Theatre veterans unravel our teens

PHOTO: Pia Johnson

The Melbourne Theatre Company has opened its 2024 season with Seventeen – a play so powerfully reflective of adolescence it digs up memories you didn’t even know existed.

It begins with a burst of energy that is so reflective of Muck Up Day. The characters are on the edge of adulthood, gathering at a local park to celebrate a rite of passage that is the final day of school.

Within minutes, you’re flooded with thoughts from your last day of high school. It was only two years ago for me, but I know every other person in the room (young and old) was feeling the same rush of nostalgia.

The cast is sublime, bringing so much experience and professionalism to a role so often played by teenagers or young adults. It doesn’t take long for you to forget their age and see them as the characters navigating a pivotal moment of self discovery.

Richard Piper (Mike) lets out enough profanities to send your grandmother around the bend in just the first minutes of the production and it introduces his cocky character perfectly. He is the antagonist in the play, however, his growth throughout the story is arguably the most significant.

PHOTO: Pia Johnson

But for me, the real star of the show is Pamela Rabe (Jess) best known for her appearances in the Australian films Sirens, Cosi and Paradise Road, and for starring as Joan Ferguson in the television drama Wentworth. The depth she brings to the character, her mannerisms and relationships with her peers is impeccable.

Genevieve Picot (Emilia) plays Jess’ best friend. The two of them together are on fire and incredibly entertaining to watch. Genevieve brings the wisdom into the group while still portraying the lack of life experience required for the role.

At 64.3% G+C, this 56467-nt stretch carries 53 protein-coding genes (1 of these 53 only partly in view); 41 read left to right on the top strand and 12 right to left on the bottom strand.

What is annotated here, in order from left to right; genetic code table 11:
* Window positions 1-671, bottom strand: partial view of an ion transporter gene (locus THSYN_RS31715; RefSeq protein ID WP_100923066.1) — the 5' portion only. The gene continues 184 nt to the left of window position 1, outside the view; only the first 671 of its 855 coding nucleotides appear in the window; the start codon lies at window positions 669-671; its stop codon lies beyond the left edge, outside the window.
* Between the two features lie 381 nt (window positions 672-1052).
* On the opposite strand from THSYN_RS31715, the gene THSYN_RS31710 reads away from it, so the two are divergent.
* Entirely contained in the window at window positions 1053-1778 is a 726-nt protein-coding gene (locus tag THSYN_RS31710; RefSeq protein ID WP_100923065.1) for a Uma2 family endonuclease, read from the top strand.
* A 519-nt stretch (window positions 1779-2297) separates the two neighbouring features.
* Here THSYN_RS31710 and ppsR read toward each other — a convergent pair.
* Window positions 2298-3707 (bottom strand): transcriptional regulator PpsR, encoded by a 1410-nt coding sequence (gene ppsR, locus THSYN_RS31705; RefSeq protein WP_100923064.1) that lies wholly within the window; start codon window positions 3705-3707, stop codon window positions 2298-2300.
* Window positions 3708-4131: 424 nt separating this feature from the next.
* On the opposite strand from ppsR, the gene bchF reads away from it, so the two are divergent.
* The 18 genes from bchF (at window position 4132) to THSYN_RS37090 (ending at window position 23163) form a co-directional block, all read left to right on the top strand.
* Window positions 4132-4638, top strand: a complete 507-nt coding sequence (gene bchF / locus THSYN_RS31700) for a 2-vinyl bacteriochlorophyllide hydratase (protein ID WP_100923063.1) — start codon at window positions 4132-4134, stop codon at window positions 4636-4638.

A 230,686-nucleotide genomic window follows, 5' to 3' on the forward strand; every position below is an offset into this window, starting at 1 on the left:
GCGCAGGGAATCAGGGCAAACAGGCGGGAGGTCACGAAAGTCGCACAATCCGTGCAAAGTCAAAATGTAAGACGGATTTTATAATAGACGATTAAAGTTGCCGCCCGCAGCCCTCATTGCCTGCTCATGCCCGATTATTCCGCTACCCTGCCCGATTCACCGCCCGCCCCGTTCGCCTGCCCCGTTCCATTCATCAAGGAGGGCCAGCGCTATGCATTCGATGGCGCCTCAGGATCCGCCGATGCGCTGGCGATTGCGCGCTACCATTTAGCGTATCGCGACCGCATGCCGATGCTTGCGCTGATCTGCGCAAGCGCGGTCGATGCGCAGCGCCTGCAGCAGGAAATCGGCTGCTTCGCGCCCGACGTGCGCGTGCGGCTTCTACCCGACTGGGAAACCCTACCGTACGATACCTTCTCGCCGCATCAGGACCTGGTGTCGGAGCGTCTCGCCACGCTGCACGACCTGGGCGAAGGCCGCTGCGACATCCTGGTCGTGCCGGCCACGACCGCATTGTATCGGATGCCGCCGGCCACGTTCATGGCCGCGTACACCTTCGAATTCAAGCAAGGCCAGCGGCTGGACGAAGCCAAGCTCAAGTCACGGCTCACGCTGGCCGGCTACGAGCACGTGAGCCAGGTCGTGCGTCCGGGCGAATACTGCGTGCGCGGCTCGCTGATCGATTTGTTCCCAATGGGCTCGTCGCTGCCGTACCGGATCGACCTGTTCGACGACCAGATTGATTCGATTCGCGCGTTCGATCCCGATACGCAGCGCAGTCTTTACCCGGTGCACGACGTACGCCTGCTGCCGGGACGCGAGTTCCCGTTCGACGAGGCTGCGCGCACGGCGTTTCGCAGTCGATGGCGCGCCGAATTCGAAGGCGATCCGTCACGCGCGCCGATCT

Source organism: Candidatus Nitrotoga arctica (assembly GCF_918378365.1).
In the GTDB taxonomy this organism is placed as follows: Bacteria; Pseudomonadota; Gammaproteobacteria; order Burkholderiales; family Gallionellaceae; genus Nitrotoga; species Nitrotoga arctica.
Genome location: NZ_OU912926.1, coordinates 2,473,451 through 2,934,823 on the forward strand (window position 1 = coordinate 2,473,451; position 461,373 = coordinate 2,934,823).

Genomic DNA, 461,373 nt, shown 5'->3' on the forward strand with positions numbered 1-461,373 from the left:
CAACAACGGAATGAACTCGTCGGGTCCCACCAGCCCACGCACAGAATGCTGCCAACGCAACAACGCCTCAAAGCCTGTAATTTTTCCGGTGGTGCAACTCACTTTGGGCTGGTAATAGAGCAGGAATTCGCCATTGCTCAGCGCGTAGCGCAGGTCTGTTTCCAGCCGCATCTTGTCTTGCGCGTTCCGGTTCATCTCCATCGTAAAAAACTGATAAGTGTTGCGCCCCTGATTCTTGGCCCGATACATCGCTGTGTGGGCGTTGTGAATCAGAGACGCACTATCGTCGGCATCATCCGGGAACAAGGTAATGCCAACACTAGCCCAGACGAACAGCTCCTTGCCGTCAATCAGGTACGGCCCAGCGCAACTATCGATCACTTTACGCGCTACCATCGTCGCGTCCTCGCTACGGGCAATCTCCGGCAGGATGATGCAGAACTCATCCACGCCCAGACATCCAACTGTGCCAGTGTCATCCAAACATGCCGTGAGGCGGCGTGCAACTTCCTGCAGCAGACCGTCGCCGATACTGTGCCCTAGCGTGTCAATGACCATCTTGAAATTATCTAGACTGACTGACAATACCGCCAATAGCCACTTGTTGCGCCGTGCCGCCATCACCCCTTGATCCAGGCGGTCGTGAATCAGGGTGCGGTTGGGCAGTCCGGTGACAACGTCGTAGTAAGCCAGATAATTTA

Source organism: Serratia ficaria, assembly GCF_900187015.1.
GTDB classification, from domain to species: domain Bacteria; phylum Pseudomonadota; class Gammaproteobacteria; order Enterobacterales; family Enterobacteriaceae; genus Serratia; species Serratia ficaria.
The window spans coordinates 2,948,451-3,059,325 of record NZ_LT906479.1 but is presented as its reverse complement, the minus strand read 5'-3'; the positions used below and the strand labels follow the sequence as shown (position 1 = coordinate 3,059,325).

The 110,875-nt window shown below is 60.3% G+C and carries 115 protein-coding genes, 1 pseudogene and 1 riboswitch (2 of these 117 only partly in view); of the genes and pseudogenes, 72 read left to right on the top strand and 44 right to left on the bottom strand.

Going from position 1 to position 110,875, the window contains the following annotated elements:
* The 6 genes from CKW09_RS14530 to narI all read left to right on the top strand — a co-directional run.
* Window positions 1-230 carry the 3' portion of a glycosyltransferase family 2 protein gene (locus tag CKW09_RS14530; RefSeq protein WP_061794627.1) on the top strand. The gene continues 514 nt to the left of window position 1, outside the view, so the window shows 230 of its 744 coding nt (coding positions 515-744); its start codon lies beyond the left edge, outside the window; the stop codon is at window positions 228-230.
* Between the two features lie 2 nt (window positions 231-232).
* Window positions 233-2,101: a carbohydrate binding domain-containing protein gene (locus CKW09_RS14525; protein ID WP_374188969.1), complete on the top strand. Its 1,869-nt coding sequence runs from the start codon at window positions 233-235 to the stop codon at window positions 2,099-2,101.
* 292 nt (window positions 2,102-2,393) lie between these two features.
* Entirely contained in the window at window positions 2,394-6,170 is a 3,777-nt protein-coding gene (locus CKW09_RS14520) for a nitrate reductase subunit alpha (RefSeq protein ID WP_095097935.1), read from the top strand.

George Shevtsov (Ronny) is a Perth based actor making his debut with Melbourne Theatre Company. His character brings bags of emotion to Matthew Whittet’s script. Having been kicked out of home into a world where he doesn’t feel wanted, you can’t help but feel sorry for him. It is a stellar performance by George that conveys hurt and the simple power of support.

And I can’t forget Fiona Choi (Lizzy), who is no stranger to MTC. Her character is the loud and unapologetic younger sister of Mike who surprisingly offers some much needed guidance to her brother and peers.

Christina Smith’s set replicates a children’s playground on a circle of woodchips. It is simple and slowly rotates one full cycle during the 1 hour 35 minute production, resulting in each scene being carefully staged on different parts of the set as they come to the front of the stage.

While it’s not complex by any means, the slow rotation really works with the script and is almost unnoticeable.

The lighting, curated by Paul Jackson, is subtle and comes to a beautiful crescendo at the end as the sun rises on a night of antics. It complements the feeling of a new dawn expressed by the cast who come to learn so much more about themselves than they did in the beginning.

Seventeen is a playful yet moving exploration of adolescence capturing the drama of growing up, letting go and coming to terms with who you are and what you want. They are feelings we have all experienced and share with one another.

I must admit, there was a moment in the last quarter of the show where I was suddenly overcome with emotion. It stirred something up in me that I didn’t even know existed.

This show is a reminder that there is an inner teen in all of us that says more about us than we know.

Seventeen is now playing at Southbank Theatre, The Sumner until Feb 17. Tickets can be purchased at

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